The book I still haven’t read

TheSixthExtinction

Since my last post:

  • We learned that a manufacturer’s leaky septic tank has been releasing a plume of heavy metals and a cancer-causing chemical, contaminating some of the groundwater and soil in our former upstate New York town. Testing will determine the extent of the contamination. Fortunately, the affected water is not the drinking water. Ironically, my first audio essay on Terrain.org, “Water Bewitched,” celebrated our neighborhood’s life-giving underground streams and how great it was to raise a family there. I’m not celebrating now. 
  • We are purchasing a few acres of land, and so we plumbed the mysteries of central Oregon irrigation, which is being modernized for less water waste (because mountain snowpack, an important source of water, will decline with climate change) and to restore flow in area waterways. (Strange timing for us, as we mourned the polluted and possibly dangerous groundwater in our former hometown.) Thanks to irrigation upgrades here and other efforts, a local creek no longer dries up every summer and, as of 2016, steelhead trout and chinook salmon seem to be returning. We’ve had something of a tribute to salmon on this blog of late. For more salmon thoughts, see “The memoir I didn’t want to write about” and Turning Homeward.
  • Indoors, I started lavender, rosemary, chives, kale, and pearl onions from seeds. We reclaimed the raised beds in the backyard of the home we’re renting, and so far we’ve planted carrots, spinach, kale, miner’s lettuce, winter lettuce, and maché. Lately, it’s been fun to discover flowers blooming in our yard planted by former tenants.
  • I completed the first half of my Oregon Master Naturalist class. For our final essay, we reflected on whether, to save endangered species, we should “transplant” species back into habitats in officially designated wilderness areas. By law, federal wilderness is typically free of human intervention. In my essay, I wrote that carefully selected species transplants are worth a try. In my heart, though, I believe Naomi Klein, “Only mass social movements can save us now.” The question stimulated much discussion and a good share of angst. A classmate doubts moving species around will make a difference, and cited Stephen Hawking: “We must continue to go into space for the future of humanity. I don’t think we will survive another 1000 years without escaping beyond our fragile planet.” Someone else wrote that, given the sixth extinction, hard choices about which species to save are in order. Triage is required, as in medicine. He went on to say that human efforts will ultimately have no meaning and no importance. Wildlife experts, naturalists, climate scientists, and volunteers are grappling with these issues, while many of our government leaders pretend they don’t exist. The cognitive dissonance in our culture is deafening.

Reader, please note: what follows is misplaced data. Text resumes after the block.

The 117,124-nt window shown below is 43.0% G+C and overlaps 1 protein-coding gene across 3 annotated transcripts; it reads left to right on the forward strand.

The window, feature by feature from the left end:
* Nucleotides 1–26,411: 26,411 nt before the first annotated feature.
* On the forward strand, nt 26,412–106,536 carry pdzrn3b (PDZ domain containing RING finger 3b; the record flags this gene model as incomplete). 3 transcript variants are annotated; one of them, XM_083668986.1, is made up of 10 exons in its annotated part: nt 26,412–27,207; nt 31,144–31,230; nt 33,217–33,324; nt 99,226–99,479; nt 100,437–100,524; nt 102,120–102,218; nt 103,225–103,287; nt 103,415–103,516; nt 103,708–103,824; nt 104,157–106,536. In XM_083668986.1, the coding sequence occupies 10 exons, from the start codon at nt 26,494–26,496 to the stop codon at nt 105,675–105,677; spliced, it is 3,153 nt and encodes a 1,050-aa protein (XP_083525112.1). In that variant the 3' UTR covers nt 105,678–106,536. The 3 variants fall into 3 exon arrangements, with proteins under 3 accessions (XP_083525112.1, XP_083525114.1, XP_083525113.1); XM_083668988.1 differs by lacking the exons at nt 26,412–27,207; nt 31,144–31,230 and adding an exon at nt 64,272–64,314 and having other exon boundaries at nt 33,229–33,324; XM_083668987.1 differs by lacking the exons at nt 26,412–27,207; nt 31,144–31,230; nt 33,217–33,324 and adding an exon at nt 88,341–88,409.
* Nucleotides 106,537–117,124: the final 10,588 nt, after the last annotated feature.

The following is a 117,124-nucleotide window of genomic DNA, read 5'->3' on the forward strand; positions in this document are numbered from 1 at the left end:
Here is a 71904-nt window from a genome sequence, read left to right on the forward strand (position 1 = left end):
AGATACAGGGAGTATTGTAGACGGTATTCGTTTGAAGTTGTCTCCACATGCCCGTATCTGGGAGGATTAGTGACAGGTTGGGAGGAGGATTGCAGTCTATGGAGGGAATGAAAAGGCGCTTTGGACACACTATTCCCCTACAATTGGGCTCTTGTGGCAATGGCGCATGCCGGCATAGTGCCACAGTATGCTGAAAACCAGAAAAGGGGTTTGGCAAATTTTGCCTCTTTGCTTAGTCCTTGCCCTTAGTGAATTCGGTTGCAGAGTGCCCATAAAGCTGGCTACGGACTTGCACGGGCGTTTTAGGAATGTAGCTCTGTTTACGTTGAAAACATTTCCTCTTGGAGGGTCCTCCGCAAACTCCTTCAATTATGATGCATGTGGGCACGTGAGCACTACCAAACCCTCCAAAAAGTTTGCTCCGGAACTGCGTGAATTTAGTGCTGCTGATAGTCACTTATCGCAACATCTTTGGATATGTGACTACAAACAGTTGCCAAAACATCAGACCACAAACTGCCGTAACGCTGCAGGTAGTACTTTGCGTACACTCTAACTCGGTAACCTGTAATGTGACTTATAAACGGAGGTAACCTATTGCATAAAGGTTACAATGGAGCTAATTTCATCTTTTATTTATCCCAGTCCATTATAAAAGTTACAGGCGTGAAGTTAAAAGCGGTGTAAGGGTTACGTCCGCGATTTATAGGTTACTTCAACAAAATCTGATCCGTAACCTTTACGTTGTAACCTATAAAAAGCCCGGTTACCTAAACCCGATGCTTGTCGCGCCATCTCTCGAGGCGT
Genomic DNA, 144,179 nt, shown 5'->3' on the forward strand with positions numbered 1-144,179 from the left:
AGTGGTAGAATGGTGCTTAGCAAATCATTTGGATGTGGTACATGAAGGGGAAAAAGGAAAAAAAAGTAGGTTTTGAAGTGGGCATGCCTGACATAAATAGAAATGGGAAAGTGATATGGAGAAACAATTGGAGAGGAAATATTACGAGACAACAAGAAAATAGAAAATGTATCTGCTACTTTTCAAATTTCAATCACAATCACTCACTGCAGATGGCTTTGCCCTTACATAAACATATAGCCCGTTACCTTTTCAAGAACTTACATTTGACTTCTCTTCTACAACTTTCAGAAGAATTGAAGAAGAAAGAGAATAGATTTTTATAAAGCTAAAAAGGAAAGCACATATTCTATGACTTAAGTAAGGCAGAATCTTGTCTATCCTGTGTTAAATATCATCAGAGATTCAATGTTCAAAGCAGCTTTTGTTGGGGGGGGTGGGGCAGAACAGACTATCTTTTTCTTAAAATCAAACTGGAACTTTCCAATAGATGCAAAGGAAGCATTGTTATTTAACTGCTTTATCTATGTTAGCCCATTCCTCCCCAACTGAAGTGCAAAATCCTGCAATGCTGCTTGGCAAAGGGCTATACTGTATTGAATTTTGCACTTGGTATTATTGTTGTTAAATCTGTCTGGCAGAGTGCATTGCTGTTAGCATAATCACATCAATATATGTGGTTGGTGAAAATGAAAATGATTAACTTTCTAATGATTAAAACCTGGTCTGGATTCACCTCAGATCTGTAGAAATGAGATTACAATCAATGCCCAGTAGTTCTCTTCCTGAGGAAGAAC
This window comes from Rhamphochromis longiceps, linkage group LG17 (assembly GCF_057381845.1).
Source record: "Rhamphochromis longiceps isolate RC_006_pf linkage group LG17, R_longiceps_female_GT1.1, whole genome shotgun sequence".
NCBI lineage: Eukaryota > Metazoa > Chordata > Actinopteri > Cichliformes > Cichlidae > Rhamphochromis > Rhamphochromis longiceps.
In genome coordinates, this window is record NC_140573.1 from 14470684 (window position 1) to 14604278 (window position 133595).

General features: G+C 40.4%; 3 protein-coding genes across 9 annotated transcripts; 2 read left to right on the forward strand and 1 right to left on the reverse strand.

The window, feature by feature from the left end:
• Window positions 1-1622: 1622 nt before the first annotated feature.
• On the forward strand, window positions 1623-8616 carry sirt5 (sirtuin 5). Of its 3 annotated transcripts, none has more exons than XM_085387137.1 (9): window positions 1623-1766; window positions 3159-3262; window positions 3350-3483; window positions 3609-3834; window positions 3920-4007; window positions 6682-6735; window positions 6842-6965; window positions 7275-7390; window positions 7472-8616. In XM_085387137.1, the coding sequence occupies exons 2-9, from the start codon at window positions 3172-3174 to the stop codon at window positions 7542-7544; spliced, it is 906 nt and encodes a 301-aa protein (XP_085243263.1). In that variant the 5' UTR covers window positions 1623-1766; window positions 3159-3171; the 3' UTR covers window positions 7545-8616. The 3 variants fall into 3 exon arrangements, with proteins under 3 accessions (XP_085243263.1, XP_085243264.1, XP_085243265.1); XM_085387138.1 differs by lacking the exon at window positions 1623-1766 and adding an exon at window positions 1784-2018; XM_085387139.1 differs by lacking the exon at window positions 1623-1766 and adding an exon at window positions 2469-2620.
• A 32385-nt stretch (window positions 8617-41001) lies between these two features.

The cognitive dissonance in our culture is deafening.

  • I put The Sixth Extinction back on my shelf for another day. Sometimes, a book of this nature, no matter how critically acclaimed, is just too much information.

 

After I posted this, someone in my Oregon Master Naturalist class tweeted this must-read article, “A Moon Shot to Protect Earth’s Species.” If you do not know E. O. Wilson, look him up and try reading one of his books. He’s an author to know about. Click on the link here for one of his TED talks.

And this happened in the book world:

So many readers have loved and were inspired by Sherman Alexie’s The Absolutely True Diary of a Part-Time Indian, especially young Native Americans and members of other often marginalized groups. (Interestingly, every year this book is on the American Library Association’s list of banned and challenged books.) Many of these fans remain blissfully unaware of the scandal that has befallen the author. Those who know about Alexie’s recent troubles have been saddened and disillusioned. Books, their heroic characters, and the talented writers who create them can make a huge difference in a young person’s life. When these heroes fall, it can be devastating. I was impressed by a recent essay that calls out how we lionize and anoint a single spokesperson for a group, when we’d do better to spotlight a diversity of voices:  “Why Sherman Alexie’s Sexual Misconduct Seems Like a Betrayal.”

The Pacific Northwest Booksellers Association released its new Event Code of Conduct.   It is meant for booksellers, librarians, exhibitors, guests, attendees, and volunteers. The new code states, in part:

“Prohibitive behavior includes offensive verbal comments related to gender, gender identity and expression, age, sexual orientation, disability, physical appearance, body size, ethnicity, and religion; deliberate intimidation, stalking, following, sustained disruption of talks or other events; unwelcome photography or recording, physical contact, or sexual attention.”

Books, their heroic characters, and the talented writers who create them can make a huge difference in a young person’s life. When these heroes fall, it can be devastating.